On Chicago's streets and Hollywood's silver screens, education reform has been cast as a false dilemma between students and teachers. Reputable actresses and liberal mayors have both fallen prey. At the center of this drama lie teacher evaluations. A linchpin of the debate, they weigh especially heavily around the necks of educators like me.
Think: Shaky Foundation
With the arrival of spring, testing season is now upon us: America's new national pastime. I believe student results from standardized tests should not be used to evaluate teachers because the data are imprecise and the effects are pernicious. Including such inaccurate measures is both unfair to teachers and detrimental to student learning.
As a large body of research suggests, standardized test data are imprecise for two main reasons. First, they do not account for individual and environmental factors affecting student performance, factors over which teachers have no control. (Think: commitment, social class, family.) Second, high-stakes, one-time tests increase the likelihood of random variation so that scores fluctuate in arbitrary ways not linked to teacher efficacy. (Think: sleep, allergies, the heartache of a recent breakup.)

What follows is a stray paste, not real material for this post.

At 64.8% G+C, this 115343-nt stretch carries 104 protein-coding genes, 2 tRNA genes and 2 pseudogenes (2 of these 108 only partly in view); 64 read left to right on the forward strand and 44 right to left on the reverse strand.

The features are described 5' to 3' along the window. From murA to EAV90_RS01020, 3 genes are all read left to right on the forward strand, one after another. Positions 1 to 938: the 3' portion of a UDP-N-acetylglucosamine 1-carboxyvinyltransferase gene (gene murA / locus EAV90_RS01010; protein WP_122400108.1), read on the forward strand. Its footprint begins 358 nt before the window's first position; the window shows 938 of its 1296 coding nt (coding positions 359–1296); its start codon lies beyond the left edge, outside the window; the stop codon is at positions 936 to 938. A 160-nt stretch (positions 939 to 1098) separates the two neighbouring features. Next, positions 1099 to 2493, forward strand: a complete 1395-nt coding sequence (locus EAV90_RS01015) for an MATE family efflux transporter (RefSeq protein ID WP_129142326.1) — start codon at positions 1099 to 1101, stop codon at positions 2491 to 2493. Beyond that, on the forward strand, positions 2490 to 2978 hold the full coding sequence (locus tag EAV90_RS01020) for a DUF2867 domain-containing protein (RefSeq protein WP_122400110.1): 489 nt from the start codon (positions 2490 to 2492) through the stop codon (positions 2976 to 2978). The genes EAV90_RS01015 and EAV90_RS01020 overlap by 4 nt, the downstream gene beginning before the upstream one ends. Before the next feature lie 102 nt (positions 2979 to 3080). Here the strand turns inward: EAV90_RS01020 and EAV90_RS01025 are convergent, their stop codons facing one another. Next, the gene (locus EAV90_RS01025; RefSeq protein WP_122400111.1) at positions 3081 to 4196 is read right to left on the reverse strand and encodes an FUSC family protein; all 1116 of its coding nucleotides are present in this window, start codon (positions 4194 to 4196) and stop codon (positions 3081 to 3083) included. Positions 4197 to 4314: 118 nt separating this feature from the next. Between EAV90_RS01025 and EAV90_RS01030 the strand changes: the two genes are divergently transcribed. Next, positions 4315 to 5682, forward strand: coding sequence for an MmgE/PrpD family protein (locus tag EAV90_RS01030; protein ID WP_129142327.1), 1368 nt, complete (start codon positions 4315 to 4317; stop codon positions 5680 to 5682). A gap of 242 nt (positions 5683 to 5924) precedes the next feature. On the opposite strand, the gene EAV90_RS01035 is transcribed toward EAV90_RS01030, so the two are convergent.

High-stakes assessments are also ruinous to student learning. They encourage, at least, teaching to the test and, at most, outright cheating. This phenomenon is supported by Campbell's law, which states statistics are more likely to be corrupted when used in making decisions, which in turn corrupts the decision making process itself. (Think: presidential campaigns.)
As a teacher, if my livelihood is based on test results, then I will do everything possible to ensure high marks, including narrowing the curriculum and prepping fiercely for the test. The choice between an interesting project and a paycheck is no choice at all. These are amazing disincentives to student learning. Tying teachers' careers to standardized tests does not foster creative, passionate, skillful young adults. It does exactly the opposite.
If the Tea Party are truly concerned about the influence of money in politics, then the "work place freedom" that is needed, is the freedom from corporations buying politicians and elections. This graph from opensecrets.org amply demonstrates how asymetric the situation is
Corporate political donations far outstrip any other kind, including labor organizations, and since the Supreme Courts Citizens United decision to allow even greater freedom for corporations to buy elections and politicians, that gap is growing significantly.